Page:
The area has lured people seeking a place of untarnished natural beauty with accessible outdoor activity—an antidote to Seattle that isn’t as full of vacationing Seattleites as many closer destinations. It isn’t unusual for these vacationers to become year-round residents, joining a community of craftsmen, farmers and like-minded environmental conservationists. The Valley still has no chain restaurants and no stoplights; the grocery store in Twisp has a taxidermy display that includes lions.

Max Bacon, 8, in the home designed by Mary and Ray Johnston for his parents, David and Lisa. The house is a one-bedroom that sleeps 11 because of a number of such alcoves and hidden spaces.
Max Bacon, 8, in the home designed by Mary and Ray Johnston for his parents, David and Lisa. The house is a one-bedroom that sleeps 11 because of a number of such alcoves and hidden spaces. Photo: Wiqan Ang for The Wall Street Journal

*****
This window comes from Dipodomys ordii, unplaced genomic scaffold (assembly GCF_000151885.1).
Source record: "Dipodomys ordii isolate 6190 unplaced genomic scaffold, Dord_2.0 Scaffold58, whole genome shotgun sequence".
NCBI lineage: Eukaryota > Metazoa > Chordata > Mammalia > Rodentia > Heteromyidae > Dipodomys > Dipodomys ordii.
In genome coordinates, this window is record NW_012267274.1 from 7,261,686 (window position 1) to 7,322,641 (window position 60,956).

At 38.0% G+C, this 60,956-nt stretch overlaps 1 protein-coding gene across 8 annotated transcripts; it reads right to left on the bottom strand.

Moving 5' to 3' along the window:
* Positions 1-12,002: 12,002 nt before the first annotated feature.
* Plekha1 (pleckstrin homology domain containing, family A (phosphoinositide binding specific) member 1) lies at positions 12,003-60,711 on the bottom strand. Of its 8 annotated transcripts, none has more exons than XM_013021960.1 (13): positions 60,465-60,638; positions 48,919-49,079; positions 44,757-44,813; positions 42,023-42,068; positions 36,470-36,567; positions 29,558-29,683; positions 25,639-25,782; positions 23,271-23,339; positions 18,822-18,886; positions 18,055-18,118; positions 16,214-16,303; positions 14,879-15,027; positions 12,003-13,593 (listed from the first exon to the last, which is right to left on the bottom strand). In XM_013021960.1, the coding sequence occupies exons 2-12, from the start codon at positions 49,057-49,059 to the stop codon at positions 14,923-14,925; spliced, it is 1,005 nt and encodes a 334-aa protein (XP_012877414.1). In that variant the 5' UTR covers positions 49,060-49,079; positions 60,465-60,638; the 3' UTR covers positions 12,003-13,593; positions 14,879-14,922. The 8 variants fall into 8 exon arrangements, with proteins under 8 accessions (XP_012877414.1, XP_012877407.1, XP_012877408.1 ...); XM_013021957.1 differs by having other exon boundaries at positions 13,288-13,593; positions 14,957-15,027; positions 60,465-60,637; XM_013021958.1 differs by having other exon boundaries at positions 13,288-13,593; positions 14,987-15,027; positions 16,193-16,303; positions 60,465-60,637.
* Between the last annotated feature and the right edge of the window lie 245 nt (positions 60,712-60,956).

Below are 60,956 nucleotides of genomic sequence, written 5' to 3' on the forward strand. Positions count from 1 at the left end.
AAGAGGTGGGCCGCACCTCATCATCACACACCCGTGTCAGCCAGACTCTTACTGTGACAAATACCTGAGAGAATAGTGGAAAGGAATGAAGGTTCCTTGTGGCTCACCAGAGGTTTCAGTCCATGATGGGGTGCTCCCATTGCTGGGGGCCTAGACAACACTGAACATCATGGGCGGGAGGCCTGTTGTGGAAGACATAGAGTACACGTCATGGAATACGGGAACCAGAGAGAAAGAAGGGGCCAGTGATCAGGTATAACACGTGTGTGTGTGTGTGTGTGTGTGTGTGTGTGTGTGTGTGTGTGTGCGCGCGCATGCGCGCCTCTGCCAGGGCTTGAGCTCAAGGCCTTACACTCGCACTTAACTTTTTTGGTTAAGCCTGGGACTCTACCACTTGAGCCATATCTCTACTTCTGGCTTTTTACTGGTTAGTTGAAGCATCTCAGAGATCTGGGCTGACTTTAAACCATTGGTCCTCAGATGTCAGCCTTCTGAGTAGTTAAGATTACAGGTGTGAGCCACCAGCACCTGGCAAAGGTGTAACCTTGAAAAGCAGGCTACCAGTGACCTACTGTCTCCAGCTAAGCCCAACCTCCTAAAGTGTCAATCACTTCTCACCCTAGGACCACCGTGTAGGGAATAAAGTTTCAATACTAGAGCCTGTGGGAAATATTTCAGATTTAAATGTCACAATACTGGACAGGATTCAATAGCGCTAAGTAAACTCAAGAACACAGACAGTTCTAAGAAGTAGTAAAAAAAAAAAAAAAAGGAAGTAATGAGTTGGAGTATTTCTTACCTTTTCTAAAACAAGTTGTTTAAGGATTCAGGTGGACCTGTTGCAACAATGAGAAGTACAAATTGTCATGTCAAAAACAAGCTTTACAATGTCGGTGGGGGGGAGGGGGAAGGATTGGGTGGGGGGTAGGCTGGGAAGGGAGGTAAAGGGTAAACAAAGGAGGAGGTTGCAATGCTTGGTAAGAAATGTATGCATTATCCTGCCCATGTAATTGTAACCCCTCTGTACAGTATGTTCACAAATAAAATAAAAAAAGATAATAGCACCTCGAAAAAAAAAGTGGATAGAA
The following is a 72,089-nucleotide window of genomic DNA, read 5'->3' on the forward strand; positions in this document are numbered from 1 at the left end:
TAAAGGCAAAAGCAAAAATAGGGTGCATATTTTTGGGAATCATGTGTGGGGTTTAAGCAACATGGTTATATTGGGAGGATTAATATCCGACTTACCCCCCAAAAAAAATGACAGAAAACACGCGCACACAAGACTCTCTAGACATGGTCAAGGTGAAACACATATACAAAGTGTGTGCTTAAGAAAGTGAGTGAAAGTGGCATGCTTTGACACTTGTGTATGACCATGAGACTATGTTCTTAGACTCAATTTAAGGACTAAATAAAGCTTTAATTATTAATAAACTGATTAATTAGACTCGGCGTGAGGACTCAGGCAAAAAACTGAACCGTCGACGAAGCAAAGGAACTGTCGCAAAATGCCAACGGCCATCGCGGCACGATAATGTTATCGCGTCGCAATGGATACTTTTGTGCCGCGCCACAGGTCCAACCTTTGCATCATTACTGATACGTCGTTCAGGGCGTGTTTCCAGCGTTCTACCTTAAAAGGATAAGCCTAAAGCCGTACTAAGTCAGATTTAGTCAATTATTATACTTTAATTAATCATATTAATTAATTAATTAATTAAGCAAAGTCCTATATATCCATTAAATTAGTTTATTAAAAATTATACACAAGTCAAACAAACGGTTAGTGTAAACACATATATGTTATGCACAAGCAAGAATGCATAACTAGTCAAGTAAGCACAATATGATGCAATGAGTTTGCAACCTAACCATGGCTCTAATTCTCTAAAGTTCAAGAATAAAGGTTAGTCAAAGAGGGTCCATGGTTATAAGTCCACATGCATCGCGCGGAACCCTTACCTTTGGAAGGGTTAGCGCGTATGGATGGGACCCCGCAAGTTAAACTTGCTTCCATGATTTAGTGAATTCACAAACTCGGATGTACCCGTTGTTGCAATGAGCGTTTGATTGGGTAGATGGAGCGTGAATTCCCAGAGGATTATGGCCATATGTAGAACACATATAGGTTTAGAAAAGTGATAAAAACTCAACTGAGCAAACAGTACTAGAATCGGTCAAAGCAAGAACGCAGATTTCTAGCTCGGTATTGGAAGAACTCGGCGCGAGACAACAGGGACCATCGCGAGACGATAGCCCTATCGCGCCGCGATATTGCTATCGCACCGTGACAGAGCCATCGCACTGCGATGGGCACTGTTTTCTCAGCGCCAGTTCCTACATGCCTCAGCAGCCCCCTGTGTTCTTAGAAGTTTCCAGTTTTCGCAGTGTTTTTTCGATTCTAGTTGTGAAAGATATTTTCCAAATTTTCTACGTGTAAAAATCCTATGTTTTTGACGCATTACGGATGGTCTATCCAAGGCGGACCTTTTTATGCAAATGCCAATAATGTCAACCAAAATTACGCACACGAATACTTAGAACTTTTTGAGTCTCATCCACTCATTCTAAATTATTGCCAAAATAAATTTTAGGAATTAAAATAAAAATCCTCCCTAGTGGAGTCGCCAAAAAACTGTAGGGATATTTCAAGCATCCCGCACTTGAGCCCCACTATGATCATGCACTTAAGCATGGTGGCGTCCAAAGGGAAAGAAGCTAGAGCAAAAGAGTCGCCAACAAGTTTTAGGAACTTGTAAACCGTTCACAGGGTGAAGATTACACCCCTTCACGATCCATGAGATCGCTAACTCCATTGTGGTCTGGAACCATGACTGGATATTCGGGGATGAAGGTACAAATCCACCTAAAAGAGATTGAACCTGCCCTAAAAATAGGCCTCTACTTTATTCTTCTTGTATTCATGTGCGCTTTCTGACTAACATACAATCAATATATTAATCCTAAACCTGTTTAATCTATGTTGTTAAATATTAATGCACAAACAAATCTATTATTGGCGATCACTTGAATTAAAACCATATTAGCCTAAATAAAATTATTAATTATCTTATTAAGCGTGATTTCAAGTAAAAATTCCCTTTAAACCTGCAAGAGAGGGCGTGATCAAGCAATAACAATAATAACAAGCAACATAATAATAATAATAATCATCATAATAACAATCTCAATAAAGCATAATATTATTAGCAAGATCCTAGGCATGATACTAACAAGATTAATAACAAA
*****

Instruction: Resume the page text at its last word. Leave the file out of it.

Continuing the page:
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Among those lured by the natural beauty were architects inspired by the challenging conditions. They designed homes for themselves, which then attracted attention from visitors.

“We were definitely drawn here because of the architecture, says Dave Bacon, 43 years old, a software engineer at Google who is based in Seattle. Mr. Bacon and his wife, Lisa, who died this year from cancer, spent seven years looking for the right property and architect for their Valley home. They ended up working with Seattle firm Johnston Architects to build an angular, 1,400-square-foot steel, glass, concrete and cedar house with a shed roof that hangs far beyond its walls. It is on a 20-acre lot with sweeping views of the valley and the Sawtooth Mountains. The home, which cost about $600,000 to build, has one bedroom but can sleep 11, thanks to alcoves and sleeping areas hidden behind sliding doors—plus an outdoor hanging bed for warmer months.

The move toward modernism in the Valley is tied both to the type of clients attracted to the area and to the environment, says Ray Johnston of Johnston Architects, who with his wife, Mary, designed some 20 other homes in the area in addition to the Bacons’. People who come to ski, hike and mountain bike tend to want a structure that is small, with visual nods to the barns and sheds that already exist there.